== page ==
Tattooing is illegal in South Korea, but this artist does it anyway

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I would never have imagined they were illegal in South Korea.

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In South Korea tattoos have long been seen as a symbol of violence, membership to a gang, or at the very least, rebellion against mainstream culture.

They were that way for a long, long time.

Now they are main stream in the US. When you got grandmas and preachers getting tattoos, they are no longer rebellion and counter culture.

I wonder how long for the paradigm to change there.

Fun Fact - no tattoos, but if someone put a gun to my head and made met get one, I would get a red mythosaur on a field of white or maybe UV, with yellow around it. Basically Boba Fett’s shoulder pad thingy.

My desire to do this -pretty low.


That was excellent. The reporter asked really compelling questions and didn’t step on her responses, especially when they got into icky territory. Spoiler alert: toxic masculinity is a global issue.


It goes in cycles. Winston Churchill’s mother (who was American) had a tattoo. So did King George V.


Really? Of what?


A snake coiled around her wrist, apparently.


Hard core!


She was also (allegedly) a quarter Iroquois: so would that make Churchill Britain’s first Prime Minister of colour?

I do hope so: it would be brilliant for winding up the gammons.


Many members of British royalty and the upper levels of society had tattoos, they just weren’t obvious, and when you consider the style of dress and attitudes to the display of bare skin, it’s little surprise that tattoos, while popular, were hidden away.


What?!? Was she a pagan?

“Look at the priest in his gold robes! That’s the bishop Patricius, they say he drove all the snakes out of his own country…think of that! Do you think he fought them with sticks?”

“It’s a way of saying he drove out all the Druids…they are called serpents of wisdom,” Morgaine said.

-from The Mists of Avalon by Marion Zimmer Bradley

I’m surprised it’s illegal - seems like I’ve seen enough K-pop stars with tattoos, and the way they’re talked about in Korean tv shows, that it didn’t seem like that big a deal. Now I’m wondering just how illegal it is - how much the law is enforced, and what the penalties are. Saying something is illegal doesn’t mean much, as that covers a range from “de facto legal in that the law is never, ever enforced” and “you get life in prison.” Trying to find information on the internet doesn’t enlighten me much - it sounds like it’s highly inconsistently enforced, and businesses get shut down, but I have no idea if people actually do jail time or just get fines.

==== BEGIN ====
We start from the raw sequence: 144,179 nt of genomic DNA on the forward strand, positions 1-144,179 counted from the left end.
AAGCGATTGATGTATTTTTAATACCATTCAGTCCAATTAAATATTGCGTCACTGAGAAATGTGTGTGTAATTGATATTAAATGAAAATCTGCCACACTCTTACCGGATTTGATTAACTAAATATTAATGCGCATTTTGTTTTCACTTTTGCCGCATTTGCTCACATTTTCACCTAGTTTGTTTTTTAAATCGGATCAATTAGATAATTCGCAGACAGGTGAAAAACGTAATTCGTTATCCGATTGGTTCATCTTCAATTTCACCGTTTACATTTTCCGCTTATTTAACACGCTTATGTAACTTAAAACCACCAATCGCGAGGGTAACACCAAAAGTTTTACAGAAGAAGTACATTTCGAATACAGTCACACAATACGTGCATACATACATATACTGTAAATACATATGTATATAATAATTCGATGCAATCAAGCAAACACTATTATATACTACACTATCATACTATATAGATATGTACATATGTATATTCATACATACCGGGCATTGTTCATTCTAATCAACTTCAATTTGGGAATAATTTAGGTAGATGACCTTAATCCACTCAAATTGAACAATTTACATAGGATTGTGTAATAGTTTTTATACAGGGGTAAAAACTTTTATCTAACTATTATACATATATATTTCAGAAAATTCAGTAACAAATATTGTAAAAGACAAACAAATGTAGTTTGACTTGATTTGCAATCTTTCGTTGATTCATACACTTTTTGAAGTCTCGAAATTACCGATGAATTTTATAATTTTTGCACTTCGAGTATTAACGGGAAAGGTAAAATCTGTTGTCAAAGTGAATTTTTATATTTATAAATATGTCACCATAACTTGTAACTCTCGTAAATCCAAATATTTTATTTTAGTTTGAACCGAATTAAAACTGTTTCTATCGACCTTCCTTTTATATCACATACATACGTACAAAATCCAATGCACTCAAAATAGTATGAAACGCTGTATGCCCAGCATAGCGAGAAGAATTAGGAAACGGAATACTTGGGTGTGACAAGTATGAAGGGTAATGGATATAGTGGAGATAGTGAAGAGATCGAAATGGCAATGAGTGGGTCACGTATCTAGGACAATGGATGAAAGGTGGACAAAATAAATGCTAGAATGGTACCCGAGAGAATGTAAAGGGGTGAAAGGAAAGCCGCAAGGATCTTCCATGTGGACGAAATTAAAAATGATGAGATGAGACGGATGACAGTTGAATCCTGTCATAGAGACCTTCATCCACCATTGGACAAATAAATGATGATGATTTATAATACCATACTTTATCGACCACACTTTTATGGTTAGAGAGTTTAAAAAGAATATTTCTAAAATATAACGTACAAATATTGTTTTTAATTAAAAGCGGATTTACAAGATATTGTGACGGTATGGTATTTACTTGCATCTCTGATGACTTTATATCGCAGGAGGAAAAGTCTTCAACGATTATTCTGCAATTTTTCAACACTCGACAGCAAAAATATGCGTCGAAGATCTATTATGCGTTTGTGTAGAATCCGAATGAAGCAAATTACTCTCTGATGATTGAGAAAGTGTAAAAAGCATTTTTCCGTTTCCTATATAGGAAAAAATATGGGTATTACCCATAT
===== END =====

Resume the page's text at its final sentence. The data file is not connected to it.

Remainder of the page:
The juxtaposition of talking about how it’s illegal along with her being interviewed in her black pandemic mask is funny - suddenly she’s not just a tattoo artist, but a very cool outlaw.

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Why the hell would I want to put a mark on myself that makes it easier for others to identify me? Sorry, man, tattoo’s kinda dumb, imo. Not unlike burning and inhaling tobacco fumes, makes me always think… why?

He got his tattoo when he was in the Royal Navy.

In 1881 on a visit to Japan, George had a local artist tattoo a blue and red dragon on his arm,[5] and was received in an audience by the Emperor Meiji; George and his brother presented Empress Haruko with two wallabies from Australia.[6]


From a pragmatic standpoint, there is no reason. But then … it’s art. Why paint the cave wall? Why sculpt a person when there are thousands of people walking around? Why sing when it makes you stand out? ( etc etc )

Not knocking your opinion - I don’t have tattoos, either, so we have that in common - but as a ‘why do people do this thing’ it doesn’t seem to take that much empathy to figure out.


Huh. My kid came back from living in South Korea for 18 months with a tattoo about 6 years ago. It may be illegal to tattoo without a medical liscence there, but it’s not really enforced.

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